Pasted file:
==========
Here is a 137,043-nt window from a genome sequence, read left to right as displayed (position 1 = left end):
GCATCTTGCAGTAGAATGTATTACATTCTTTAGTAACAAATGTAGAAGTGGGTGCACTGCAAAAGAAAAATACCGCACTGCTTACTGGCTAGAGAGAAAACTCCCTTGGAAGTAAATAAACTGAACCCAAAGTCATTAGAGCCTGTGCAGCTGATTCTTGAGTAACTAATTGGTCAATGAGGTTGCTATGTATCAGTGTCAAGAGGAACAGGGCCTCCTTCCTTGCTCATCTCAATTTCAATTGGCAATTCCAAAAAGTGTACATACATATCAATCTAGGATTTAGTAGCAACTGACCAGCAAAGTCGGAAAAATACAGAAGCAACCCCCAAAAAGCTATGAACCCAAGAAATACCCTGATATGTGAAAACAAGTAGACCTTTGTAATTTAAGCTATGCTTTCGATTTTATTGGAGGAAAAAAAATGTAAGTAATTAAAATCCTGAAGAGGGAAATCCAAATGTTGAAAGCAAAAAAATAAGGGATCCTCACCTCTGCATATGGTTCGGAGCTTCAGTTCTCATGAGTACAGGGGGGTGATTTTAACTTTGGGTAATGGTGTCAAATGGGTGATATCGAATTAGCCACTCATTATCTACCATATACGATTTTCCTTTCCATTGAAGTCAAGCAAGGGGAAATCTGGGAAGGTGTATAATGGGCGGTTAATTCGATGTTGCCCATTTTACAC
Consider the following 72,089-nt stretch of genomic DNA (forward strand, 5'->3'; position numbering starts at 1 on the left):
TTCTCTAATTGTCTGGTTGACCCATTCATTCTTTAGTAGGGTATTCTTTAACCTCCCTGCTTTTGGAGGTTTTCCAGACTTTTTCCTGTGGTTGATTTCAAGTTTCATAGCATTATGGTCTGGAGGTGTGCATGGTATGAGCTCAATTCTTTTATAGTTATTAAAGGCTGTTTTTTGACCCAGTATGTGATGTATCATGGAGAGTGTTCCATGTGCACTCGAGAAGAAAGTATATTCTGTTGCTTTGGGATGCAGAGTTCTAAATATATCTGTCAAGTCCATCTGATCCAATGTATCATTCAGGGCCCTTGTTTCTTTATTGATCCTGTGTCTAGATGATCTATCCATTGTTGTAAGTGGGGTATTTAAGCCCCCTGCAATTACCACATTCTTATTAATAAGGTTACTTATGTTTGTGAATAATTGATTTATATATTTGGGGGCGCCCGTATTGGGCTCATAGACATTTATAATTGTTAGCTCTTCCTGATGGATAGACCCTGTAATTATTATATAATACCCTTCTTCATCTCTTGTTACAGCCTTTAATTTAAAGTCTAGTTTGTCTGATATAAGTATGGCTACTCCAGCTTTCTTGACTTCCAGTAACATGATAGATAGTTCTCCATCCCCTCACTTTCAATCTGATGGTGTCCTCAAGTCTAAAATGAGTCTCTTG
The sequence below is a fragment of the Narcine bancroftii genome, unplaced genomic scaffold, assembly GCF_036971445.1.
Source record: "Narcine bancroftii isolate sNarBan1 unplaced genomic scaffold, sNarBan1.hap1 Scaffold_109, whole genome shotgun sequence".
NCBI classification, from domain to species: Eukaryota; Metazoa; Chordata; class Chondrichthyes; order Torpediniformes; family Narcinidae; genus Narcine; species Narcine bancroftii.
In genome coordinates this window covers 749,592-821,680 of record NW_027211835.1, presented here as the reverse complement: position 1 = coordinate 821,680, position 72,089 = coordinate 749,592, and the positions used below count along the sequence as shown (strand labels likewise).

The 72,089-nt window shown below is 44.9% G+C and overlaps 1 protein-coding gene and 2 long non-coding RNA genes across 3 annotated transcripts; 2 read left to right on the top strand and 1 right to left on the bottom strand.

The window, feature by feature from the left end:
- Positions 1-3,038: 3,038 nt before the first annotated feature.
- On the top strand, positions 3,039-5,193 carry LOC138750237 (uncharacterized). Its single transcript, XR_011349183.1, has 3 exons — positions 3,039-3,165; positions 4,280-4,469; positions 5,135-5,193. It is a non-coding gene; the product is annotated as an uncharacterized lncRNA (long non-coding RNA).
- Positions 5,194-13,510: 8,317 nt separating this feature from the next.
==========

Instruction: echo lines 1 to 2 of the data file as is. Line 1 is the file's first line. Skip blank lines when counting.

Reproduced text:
Here is a 137,043-nt window from a genome sequence, read left to right as displayed (position 1 = left end):
GCATCTTGCAGTAGAATGTATTACATTCTTTAGTAACAAATGTAGAAGTGGGTGCACTGCAAAAGAAAAATACCGCACTGCTTACTGGCTAGAGAGAAAACTCCCTTGGAAGTAAATAAACTGAACCCAAAGTCATTAGAGCCTGTGCAGCTGATTCTTGAGTAACTAATTGGTCAATGAGGTTGCTATGTATCAGTGTCAAGAGGAACAGGGCCTCCTTCCTTGCTCATCTCAATTTCAATTGGCAATTCCAAAAAGTGTACATACATATCAATCTAGGATTTAGTAGCAACTGACCAGCAAAGTCGGAAAAATACAGAAGCAACCCCCAAAAAGCTATGAACCCAAGAAATACCCTGATATGTGAAAACAAGTAGACCTTTGTAATTTAAGCTATGCTTTCGATTTTATTGGAGGAAAAAAAATGTAAGTAATTAAAATCCTGAAGAGGGAAATCCAAATGTTGAAAGCAAAAAAATAAGGGATCCTCACCTCTGCATATGGTTCGGAGCTTCAGTTCTCATGAGTACAGGGGGGTGATTTTAACTTTGGGTAATGGTGTCAAATGGGTGATATCGAATTAGCCACTCATTATCTACCATATACGATTTTCCTTTCCATTGAAGTCAAGCAAGGGGAAATCTGGGAAGGTGTATAATGGGCGGTTAATTCGATGTTGCCCATTTTACAC